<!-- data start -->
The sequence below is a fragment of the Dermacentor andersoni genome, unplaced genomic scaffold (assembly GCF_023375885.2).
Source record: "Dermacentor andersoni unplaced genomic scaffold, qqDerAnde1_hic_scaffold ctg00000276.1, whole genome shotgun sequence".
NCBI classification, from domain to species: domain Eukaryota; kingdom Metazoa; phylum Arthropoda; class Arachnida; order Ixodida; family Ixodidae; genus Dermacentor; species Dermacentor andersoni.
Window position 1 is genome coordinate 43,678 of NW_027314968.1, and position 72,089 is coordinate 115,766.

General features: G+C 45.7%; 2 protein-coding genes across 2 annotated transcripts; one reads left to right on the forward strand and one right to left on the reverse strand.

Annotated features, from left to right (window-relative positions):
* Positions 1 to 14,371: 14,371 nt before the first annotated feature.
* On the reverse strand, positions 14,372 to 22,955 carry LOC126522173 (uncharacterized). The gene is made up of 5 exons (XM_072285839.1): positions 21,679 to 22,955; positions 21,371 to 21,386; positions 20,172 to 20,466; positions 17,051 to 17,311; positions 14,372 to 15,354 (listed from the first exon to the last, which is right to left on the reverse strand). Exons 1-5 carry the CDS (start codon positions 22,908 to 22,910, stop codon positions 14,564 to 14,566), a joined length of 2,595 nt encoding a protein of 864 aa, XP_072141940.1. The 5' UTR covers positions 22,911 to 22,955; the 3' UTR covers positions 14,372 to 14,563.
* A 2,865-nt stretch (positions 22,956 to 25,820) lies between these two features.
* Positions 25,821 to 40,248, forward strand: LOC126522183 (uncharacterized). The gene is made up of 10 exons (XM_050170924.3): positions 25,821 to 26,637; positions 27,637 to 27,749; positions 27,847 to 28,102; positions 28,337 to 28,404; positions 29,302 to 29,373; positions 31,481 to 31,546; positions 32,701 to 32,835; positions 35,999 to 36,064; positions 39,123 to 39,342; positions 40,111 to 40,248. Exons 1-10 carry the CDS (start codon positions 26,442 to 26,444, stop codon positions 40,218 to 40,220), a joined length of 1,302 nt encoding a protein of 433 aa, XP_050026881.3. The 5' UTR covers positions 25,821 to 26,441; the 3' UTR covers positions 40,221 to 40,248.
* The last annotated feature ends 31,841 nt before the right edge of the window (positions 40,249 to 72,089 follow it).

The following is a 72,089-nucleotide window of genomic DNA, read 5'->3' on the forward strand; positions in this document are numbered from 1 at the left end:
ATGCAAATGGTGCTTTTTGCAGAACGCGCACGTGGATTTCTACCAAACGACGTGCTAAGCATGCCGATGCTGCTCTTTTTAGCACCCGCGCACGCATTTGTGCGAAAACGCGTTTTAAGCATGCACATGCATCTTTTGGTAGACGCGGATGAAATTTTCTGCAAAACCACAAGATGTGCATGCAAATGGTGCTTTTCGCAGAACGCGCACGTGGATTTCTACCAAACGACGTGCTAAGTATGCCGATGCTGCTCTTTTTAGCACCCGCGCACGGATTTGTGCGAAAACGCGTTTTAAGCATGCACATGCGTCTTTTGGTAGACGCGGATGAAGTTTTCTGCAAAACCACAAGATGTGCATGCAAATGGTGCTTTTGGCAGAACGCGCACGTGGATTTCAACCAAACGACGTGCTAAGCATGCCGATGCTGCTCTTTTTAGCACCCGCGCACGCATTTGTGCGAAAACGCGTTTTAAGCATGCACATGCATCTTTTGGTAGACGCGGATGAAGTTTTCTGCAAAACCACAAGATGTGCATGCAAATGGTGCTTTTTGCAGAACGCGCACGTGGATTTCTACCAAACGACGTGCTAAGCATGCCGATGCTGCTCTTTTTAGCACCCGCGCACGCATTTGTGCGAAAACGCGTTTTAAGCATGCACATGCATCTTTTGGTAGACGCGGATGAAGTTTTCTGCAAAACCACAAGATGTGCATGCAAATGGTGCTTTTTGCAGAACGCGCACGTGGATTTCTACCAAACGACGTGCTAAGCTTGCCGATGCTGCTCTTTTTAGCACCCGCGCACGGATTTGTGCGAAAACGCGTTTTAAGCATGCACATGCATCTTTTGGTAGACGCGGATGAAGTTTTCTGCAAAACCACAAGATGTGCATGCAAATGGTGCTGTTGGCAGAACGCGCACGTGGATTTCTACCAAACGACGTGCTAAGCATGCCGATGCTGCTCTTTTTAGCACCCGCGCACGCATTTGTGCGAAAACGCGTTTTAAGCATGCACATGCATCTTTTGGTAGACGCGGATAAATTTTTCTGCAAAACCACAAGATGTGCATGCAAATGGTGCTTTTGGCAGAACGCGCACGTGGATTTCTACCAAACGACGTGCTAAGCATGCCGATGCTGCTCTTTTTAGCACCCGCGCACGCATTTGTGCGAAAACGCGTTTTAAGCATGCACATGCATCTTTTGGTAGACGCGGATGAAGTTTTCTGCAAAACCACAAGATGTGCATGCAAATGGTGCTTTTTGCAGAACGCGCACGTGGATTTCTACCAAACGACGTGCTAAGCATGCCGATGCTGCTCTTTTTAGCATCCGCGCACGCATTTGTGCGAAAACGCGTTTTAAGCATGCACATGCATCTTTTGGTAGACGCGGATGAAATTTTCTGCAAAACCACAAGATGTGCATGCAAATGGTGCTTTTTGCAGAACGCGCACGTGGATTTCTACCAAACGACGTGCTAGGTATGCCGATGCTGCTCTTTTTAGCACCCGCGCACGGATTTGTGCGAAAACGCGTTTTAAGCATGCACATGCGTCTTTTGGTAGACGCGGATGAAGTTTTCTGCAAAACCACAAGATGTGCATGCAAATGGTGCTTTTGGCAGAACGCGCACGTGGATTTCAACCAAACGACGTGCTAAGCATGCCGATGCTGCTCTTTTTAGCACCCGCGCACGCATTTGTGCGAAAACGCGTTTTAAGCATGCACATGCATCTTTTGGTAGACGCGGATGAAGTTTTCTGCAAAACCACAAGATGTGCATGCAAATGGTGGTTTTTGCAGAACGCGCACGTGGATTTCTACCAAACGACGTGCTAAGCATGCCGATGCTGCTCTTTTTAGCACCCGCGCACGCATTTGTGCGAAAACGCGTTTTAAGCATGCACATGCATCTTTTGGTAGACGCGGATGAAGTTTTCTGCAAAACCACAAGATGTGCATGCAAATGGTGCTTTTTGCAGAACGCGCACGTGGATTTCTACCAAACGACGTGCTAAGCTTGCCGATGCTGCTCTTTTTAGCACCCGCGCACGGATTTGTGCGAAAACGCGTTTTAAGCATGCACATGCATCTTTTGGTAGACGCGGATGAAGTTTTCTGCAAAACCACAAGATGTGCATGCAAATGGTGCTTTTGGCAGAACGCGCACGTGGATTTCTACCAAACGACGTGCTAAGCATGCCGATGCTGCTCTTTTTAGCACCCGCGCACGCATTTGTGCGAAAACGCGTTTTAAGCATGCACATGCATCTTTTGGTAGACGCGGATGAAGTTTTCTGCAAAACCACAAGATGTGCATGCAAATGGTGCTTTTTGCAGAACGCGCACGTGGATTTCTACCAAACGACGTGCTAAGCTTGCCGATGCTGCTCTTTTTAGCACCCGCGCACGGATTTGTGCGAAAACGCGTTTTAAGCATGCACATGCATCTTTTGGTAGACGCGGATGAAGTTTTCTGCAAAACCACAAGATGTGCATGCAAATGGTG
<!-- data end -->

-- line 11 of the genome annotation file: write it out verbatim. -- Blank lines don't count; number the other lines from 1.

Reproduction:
* The last annotated feature ends 31,841 nt before the right edge of the window (positions 40,249 to 72,089 follow it).